Living room, 2001:
In 1967, executives at CBS television made a bold move and changed the network’s long-running documentary series, The 20th Century, from a program looking back at the past to one looking ahead to the future. The 21st Century, as it was renamed, was hosted by Walter Cronkite and ran for three seasons. In one of the early episodes, “At Home, 2001,” which aired on March 12, 1967, Cronkite cites a government report predicting that by the year 2000, technology will have lowered the average American work week to 30 hours, with a one-month vacation. What will people do with all that free time? In the scene above, Cronkite makes a fairly accurate prediction of today’s state-of-the-art home entertainment systems. Although the knobs and dials look a bit archaic, the basic principle is there. But whatever happened to that 30-hour work week?
Home office, 2001:
“Now this is where a man might spend most of his time in the 21st century,” says Cronkite as he walks into the home office of the future, above. “This equipment will allow him to carry on normal business activities without ever going to an office away from home.”
In envisioning the office of the future as a masculine domain, Cronkite makes the same mistake as Stanley Kubrick and Arthur C. Clarke of imagining technological change without social change. (Remember the moon shuttle stewardess in 2001: A Space Odyssey?) But he otherwise offers a fairly prescient vision of some of the home computing, Internet and telecommunications advances that have indeed come to pass.
Cronkite’s powers of prediction fail him when he reaches the Rube Goldbergian “kitchen of 2001,” which mistakes gratuitous automation for convenience. As one YouTube commentator said of the clip above, the only thing that resembles the kitchen of today is the microwave oven–and microwaves already existed in 1967.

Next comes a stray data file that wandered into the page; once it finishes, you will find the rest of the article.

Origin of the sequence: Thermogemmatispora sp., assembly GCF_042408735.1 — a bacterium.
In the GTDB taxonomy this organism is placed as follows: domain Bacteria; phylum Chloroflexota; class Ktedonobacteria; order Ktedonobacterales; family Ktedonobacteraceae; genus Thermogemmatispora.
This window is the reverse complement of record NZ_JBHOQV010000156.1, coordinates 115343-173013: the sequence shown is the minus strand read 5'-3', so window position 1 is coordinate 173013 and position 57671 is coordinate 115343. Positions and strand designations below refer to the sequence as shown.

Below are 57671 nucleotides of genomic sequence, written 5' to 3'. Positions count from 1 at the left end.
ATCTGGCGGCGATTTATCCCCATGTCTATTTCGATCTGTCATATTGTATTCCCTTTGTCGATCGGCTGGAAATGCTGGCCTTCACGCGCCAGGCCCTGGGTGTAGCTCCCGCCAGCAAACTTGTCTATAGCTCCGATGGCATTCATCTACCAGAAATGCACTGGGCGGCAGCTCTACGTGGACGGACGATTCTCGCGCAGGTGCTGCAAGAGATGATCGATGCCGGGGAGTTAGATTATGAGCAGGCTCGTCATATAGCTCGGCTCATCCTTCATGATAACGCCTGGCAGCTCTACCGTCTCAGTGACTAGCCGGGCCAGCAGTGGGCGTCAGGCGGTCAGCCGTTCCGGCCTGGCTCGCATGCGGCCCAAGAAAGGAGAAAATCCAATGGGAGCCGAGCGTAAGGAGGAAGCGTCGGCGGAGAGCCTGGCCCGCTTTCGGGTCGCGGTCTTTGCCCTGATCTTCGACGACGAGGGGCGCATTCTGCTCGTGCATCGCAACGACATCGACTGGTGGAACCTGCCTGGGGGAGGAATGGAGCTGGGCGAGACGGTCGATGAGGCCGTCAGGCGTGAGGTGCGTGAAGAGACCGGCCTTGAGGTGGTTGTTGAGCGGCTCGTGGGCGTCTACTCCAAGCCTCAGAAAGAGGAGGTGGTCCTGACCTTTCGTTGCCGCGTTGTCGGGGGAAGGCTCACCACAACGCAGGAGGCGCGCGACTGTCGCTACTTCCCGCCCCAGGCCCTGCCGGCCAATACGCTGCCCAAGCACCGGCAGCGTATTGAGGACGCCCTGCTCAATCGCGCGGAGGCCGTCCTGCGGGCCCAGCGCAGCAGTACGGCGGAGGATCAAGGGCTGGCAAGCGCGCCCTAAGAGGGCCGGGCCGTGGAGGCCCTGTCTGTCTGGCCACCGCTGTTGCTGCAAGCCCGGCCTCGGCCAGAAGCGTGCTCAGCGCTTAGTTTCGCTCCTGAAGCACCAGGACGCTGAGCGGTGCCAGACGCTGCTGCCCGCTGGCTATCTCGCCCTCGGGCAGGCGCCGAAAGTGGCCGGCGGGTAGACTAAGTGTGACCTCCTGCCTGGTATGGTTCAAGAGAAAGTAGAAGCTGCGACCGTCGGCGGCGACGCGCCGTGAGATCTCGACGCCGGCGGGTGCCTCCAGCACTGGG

But “At Home, 2001,” is much more thought-provoking than a few “gee whiz” predictions about the gadgets of the future. Cronkite interviews the architect Philip Johnson and other leading designers of his day for a deeper discussion about the tension that exists between our deep-seated, basically agrarian expectations for a home and the realities of urban congestion and suburban sprawl. You can watch the complete 25-minute program at A/V Geeks. And to read more about it, see Matt Novak’s piece at PaleoFuture. “Can we find a compromise between our increasingly urban way of living and the pride and privacy of the individual home?” asks Cronkite at the end of the program. “It will take decisions that go beyond technology, decisions about the quality of the life we want to lead, to answer the question ‘How will we live in the 21st century?’ ”